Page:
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Guide to Art law

Owning, buying, and selling art can be a highly complicated situation since it involves an unregulated market that encompasses various aspects of law. Art can also be very popular for international business, meaning that the law relating to any artwork can involve various jurisdictions. It is a niche area and so it is important to ensure you have a lawyer that understands the different laws that apply in this area.

The world of art can be very appealing and attracts investors that are often prepared to spend vast amounts of money on individual unique items. However, this means that having the right lawyer to provide legal advice and representation is crucial to ensure that there is adequate protection when purchasing art since these assets can be hard to value and often have vague origins.

Who needs advice in relation to art law?

A specialist art lawyer can advise you on art law. Every party involved needs to ensure that they have the right level of protection in relation to the law, including:

  • The artist
  • Buyers
  • Sellers
  • Galleries
  • Auction houses

For the buyer, one of the areas that is often a concern is ensuring the authenticity and provenance of a piece of art, especially where they were created many years ago, often in other centuries.

There is an added area of concern in relation to any artwork that was, or may have been, looted during World War II, and buyers will often want added protection in any sales contract for art in relation to this.

Using art as an investment

Art is increasingly being used as another form of investment and so transactions relating to these high value pieces requires very careful management and advice. It is incredibly important to get strong advice from reputable advisors who can assist in avoiding difficult disputes relating to the artwork, including those relating to valuations.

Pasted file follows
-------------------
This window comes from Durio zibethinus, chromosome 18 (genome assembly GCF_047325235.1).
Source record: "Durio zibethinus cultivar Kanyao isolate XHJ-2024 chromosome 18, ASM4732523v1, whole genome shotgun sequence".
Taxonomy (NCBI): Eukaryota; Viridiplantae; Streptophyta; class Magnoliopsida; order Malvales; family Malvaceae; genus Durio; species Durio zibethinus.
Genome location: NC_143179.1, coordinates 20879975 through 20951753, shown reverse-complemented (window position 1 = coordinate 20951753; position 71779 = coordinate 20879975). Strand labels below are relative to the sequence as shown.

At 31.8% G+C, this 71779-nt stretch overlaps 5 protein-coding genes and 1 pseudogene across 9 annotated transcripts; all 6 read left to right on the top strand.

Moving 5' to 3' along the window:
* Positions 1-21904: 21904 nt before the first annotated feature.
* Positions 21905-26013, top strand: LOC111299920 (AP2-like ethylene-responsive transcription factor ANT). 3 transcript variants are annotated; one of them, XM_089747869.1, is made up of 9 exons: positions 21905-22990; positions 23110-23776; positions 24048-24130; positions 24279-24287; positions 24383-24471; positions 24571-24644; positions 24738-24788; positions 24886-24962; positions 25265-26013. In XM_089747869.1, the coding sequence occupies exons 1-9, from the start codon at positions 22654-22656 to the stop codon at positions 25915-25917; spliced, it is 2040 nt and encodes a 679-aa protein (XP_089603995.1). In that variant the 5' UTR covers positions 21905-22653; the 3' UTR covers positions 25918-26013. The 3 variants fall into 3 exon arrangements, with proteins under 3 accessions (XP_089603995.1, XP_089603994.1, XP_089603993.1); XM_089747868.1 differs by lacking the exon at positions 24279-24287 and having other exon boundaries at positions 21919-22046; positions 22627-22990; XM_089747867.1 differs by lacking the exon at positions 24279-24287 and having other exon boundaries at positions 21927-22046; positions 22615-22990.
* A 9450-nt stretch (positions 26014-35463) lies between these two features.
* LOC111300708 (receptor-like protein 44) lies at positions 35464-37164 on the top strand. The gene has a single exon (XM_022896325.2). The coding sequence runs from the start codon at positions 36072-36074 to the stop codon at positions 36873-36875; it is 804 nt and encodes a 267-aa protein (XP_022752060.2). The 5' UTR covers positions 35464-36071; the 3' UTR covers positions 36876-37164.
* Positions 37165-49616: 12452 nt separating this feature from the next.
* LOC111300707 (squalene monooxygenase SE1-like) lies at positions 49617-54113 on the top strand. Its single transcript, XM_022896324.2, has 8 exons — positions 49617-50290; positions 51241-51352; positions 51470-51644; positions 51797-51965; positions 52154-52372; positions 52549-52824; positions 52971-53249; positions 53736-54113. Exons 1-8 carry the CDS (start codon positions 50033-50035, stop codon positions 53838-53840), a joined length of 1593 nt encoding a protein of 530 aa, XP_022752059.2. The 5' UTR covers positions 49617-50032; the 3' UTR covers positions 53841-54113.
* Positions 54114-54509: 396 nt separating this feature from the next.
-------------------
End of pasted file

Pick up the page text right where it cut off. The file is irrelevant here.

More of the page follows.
Art can also be used to raise capital and so preserving their value is very important. Contracts in relation to the sale or loan of artwork need to be meticulously drawn up to ensure that your rights remain protected.

It is also important to consider wills and succession law in relation to relevant artwork. How the artwork is owned, for example via trusts, partnerships or charities, can also add an additional element of complication requiring an expert lawyer to give you legal advice.

Areas of law that may arise requiring advice from a specialist art lawyer

It is very important that you take advice from a lawyer that understand that the law in relation to art, which can involve multiple areas:

  • Issues surrounding provenance of art as well as authenticity, which will possibly include the law relating to implied warranties on title, provenance and attribution
  • Contract law for the sale and purchase of art
  • The law surrounding wills and succession planning when considering what will happen to art
  • Copyright law
  • Nuptial agreements to protect art acquired outside of the marriage
  • Insurance law related to art
  • Tax law for any art purchased or sold including export and import tax as well as VAT
  • Financing agreements and legal structures in relation to owning the art (for example, trusts and charities)
  • Reputation and privacy law surrounding art, particularly with very prominent art pieces

Where there is an international element, there can be other areas of the law that need to be considered in relation to art that you should receive advice on.

Art crime

It is possibly surprising to know that art crime is heavily linked to lucrative money laundering in this country (second only in this country to drug dealing). Fakes and forgeries are unfortunately big business in the criminal world and the international appeal of art transactions adds to the complexity of these cases. This is a complicated area of law that is rapidly changing and so ensuring you have a specialist lawyer is vital to ensure your interests are protected under the law.

The information on this website is intended as a guide and does not constitute legal advice. Vardags do not accept liability for any errors in the information on this website, nor any losses stemming from reliance upon the statements made herein. All articles and pages aim to reflect the legal position at time they were published, and may have been rendered obsolete by subsequent developments in the law. Should you require specialist advice, tailored to your situation, please see how Vardags can help you.

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